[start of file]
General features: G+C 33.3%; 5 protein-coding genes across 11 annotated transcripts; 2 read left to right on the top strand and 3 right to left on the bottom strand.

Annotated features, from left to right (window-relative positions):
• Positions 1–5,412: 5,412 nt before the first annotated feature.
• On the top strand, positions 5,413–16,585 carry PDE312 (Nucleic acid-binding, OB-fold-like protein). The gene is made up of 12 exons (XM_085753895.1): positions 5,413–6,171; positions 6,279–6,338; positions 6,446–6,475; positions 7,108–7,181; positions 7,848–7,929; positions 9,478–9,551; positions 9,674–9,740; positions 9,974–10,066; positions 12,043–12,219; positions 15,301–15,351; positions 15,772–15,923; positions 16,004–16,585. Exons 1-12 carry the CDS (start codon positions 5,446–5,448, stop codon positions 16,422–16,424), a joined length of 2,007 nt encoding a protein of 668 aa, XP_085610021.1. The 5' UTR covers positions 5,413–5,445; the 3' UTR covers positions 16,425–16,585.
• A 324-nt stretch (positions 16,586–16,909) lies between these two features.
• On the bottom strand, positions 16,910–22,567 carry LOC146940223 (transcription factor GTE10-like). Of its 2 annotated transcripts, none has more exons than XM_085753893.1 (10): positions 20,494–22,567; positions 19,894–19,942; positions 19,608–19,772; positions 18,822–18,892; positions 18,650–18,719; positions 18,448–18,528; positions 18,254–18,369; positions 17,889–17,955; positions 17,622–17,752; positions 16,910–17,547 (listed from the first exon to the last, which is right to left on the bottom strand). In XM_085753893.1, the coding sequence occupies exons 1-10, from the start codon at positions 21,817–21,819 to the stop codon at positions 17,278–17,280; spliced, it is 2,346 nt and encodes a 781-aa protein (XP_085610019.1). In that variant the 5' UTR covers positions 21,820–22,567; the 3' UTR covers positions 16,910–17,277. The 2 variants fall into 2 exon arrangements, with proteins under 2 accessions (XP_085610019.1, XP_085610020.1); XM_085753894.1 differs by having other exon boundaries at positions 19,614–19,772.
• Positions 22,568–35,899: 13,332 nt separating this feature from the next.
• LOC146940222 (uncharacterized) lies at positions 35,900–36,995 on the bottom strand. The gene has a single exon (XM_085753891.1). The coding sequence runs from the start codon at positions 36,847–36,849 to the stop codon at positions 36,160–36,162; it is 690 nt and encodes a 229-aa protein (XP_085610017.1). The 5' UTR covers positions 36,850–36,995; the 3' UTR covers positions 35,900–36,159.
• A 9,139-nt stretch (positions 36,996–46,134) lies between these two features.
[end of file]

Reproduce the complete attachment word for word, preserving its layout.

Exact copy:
General features: G+C 33.3%; 5 protein-coding genes across 11 annotated transcripts; 2 read left to right on the top strand and 3 right to left on the bottom strand.

Annotated features, from left to right (window-relative positions):
• Positions 1–5,412: 5,412 nt before the first annotated feature.
• On the top strand, positions 5,413–16,585 carry PDE312 (Nucleic acid-binding, OB-fold-like protein). The gene is made up of 12 exons (XM_085753895.1): positions 5,413–6,171; positions 6,279–6,338; positions 6,446–6,475; positions 7,108–7,181; positions 7,848–7,929; positions 9,478–9,551; positions 9,674–9,740; positions 9,974–10,066; positions 12,043–12,219; positions 15,301–15,351; positions 15,772–15,923; positions 16,004–16,585. Exons 1-12 carry the CDS (start codon positions 5,446–5,448, stop codon positions 16,422–16,424), a joined length of 2,007 nt encoding a protein of 668 aa, XP_085610021.1. The 5' UTR covers positions 5,413–5,445; the 3' UTR covers positions 16,425–16,585.
• A 324-nt stretch (positions 16,586–16,909) lies between these two features.
• On the bottom strand, positions 16,910–22,567 carry LOC146940223 (transcription factor GTE10-like). Of its 2 annotated transcripts, none has more exons than XM_085753893.1 (10): positions 20,494–22,567; positions 19,894–19,942; positions 19,608–19,772; positions 18,822–18,892; positions 18,650–18,719; positions 18,448–18,528; positions 18,254–18,369; positions 17,889–17,955; positions 17,622–17,752; positions 16,910–17,547 (listed from the first exon to the last, which is right to left on the bottom strand). In XM_085753893.1, the coding sequence occupies exons 1-10, from the start codon at positions 21,817–21,819 to the stop codon at positions 17,278–17,280; spliced, it is 2,346 nt and encodes a 781-aa protein (XP_085610019.1). In that variant the 5' UTR covers positions 21,820–22,567; the 3' UTR covers positions 16,910–17,277. The 2 variants fall into 2 exon arrangements, with proteins under 2 accessions (XP_085610019.1, XP_085610020.1); XM_085753894.1 differs by having other exon boundaries at positions 19,614–19,772.
• Positions 22,568–35,899: 13,332 nt separating this feature from the next.
• LOC146940222 (uncharacterized) lies at positions 35,900–36,995 on the bottom strand. The gene has a single exon (XM_085753891.1). The coding sequence runs from the start codon at positions 36,847–36,849 to the stop codon at positions 36,160–36,162; it is 690 nt and encodes a 229-aa protein (XP_085610017.1). The 5' UTR covers positions 36,850–36,995; the 3' UTR covers positions 35,900–36,159.
• A 9,139-nt stretch (positions 36,996–46,134) lies between these two features.